Dear Dr. Roach: Two weeks ago, my sister-in-law, age 74 and in excellent health, collapsed and died suddenly and unexpectedly while working full time at a nearby university. The autopsy reports that she died from aorta root rupture. My brother and all of us need to more fully understand these words. What causes aorta root rupture? What are its symptoms? Does stress play a significant part in this kind of death? Is this genetic?
My brother is struggling terribly with his wife's death, as are all in the family. Any help you can give us will be deeply appreciated.
Dear M.B.: I am sorry to hear about your sister-in-law.
The aortic root is the beginning of the aorta, the largest blood vessel in the body. The root is right where it begins at the aortic valve, where blood comes out of the left ventricle. A rupture at this point almost always means an aneurysm, an enlargement of the blood vessel. As the blood vessel expands, it thins; the pressure against the wall of the vessel increases, further increasing the risk of rupture.
The most common risk factors for aortic root aneurysm are smoking, high blood pressure, diabetes and high cholesterol. However, even with multiple risk factors, this is a rare condition (seen in about one person in 10,000), and it is much more likely in men than in women. Stress may increase blood pressure, and can predispose people to bad habits, but it is not a direct risk for aortic aneurysm or rupture.
Marfan syndrome is a genetic condition characteristically associated with aneurysms of the aortic root. People with Marfan syndrome — which is caused by an abnormal gene for the structural protein fibrillin — often are taller than their parents, with disproportionally long arms and certain other characteristics of their chest, eyes and hard palate. Even so, some people are never diagnosed, partly because the range of expression of the condition is broad.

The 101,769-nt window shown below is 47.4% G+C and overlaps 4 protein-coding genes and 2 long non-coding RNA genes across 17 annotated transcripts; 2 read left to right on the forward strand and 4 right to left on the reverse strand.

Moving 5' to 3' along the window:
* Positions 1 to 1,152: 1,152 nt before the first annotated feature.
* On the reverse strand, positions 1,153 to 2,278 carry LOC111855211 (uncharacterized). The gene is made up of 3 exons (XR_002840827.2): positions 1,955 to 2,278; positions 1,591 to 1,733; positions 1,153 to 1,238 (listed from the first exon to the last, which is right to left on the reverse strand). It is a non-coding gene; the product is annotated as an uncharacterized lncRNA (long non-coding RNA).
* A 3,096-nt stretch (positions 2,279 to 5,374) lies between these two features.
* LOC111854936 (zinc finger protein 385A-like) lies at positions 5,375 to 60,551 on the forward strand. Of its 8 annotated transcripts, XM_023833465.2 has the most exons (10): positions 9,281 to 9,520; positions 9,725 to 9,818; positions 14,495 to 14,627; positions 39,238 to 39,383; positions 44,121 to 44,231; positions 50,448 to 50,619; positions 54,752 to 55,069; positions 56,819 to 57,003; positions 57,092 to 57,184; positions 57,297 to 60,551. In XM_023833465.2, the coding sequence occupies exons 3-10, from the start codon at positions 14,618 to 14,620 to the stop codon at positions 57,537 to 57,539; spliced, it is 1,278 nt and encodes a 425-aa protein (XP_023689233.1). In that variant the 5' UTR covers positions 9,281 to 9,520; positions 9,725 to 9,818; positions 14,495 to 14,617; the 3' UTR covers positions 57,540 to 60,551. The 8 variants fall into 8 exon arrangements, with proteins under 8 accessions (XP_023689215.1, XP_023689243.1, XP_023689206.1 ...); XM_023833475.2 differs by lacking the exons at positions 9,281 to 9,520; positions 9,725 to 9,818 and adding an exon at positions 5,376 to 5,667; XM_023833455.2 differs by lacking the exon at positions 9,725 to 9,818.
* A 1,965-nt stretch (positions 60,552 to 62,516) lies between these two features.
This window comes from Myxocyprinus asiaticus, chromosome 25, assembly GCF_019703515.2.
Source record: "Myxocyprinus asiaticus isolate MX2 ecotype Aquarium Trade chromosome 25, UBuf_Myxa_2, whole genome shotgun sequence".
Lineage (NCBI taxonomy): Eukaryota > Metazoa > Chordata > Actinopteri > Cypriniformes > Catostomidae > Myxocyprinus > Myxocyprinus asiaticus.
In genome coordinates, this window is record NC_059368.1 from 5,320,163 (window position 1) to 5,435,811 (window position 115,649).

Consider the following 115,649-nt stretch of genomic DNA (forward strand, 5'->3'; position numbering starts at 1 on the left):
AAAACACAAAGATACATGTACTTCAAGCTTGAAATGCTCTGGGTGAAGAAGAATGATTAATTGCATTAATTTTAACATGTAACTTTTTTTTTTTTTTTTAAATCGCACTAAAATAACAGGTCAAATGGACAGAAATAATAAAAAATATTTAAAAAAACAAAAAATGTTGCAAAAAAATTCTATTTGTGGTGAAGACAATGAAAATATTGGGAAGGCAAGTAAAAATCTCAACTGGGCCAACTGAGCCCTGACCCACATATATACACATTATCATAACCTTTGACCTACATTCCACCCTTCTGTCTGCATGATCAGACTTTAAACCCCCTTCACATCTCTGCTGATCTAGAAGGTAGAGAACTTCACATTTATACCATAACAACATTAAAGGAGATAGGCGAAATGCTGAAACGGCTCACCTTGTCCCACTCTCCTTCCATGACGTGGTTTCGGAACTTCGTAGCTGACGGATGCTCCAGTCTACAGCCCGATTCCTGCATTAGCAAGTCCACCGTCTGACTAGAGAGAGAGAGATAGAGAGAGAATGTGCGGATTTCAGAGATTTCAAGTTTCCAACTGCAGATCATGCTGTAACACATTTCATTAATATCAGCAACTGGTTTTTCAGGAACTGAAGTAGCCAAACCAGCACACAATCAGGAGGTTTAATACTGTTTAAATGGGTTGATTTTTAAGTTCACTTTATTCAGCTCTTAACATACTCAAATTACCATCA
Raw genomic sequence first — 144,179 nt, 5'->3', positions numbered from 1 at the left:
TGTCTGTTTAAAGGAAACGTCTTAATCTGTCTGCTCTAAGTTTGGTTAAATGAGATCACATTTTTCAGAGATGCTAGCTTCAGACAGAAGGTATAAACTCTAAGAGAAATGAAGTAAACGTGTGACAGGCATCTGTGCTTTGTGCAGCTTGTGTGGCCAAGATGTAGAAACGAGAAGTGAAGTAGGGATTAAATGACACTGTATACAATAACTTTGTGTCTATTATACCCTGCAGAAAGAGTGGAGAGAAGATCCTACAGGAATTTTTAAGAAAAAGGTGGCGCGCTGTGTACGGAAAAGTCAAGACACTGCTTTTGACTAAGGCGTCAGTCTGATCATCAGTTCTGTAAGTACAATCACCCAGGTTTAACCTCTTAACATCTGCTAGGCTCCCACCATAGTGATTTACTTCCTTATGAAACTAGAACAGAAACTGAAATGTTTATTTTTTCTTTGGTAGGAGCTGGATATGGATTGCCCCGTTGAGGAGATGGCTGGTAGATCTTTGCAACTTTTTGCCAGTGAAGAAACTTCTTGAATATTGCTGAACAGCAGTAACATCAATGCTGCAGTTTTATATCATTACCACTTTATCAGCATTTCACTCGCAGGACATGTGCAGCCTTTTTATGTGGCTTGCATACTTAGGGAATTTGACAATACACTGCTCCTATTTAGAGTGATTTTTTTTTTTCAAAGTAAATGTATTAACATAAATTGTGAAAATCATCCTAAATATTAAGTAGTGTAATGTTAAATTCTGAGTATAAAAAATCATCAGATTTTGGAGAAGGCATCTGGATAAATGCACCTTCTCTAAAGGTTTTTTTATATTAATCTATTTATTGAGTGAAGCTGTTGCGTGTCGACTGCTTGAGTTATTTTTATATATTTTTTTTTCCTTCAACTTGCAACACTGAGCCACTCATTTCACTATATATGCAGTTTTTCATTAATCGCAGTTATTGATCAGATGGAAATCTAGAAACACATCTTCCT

Most authorities recommend that first-degree family members (siblings, children) of people who had a dilatation or aneurysm of the thoracic aorta get evaluated by a screening test. I would recommend that your sister-in-law's immediate family discuss this with their physicians.
More information is available at marfan.org.
Dear Dr. Roach: My husband has high triglycerides, and his HDL is always low. He has a heart condition and is under a great doctor’s care.
We are wondering if you have any suggestions that might help to improve the levels for both.
Dear L.D.: The combination of high triglycerides and low HDL is common, and often relates to a condition called “metabolic syndrome.” A large waistline and high blood pressure often go along with this condition, but the major concern is development of prediabetes or diabetes. Losing even a few pounds can really help reduce this risk.
Although there are medications for this condition, such as metformin and statins, many people can effectively treat this with a careful diet, especially avoiding excess processed carbohydrates and simple sugars, and getting regular exercise, such as a brisk 30-minute walk per day (on top of, not instead of, whatever else he might be doing).
Email questions to ToYourGoodHealth@med.cornell.edu.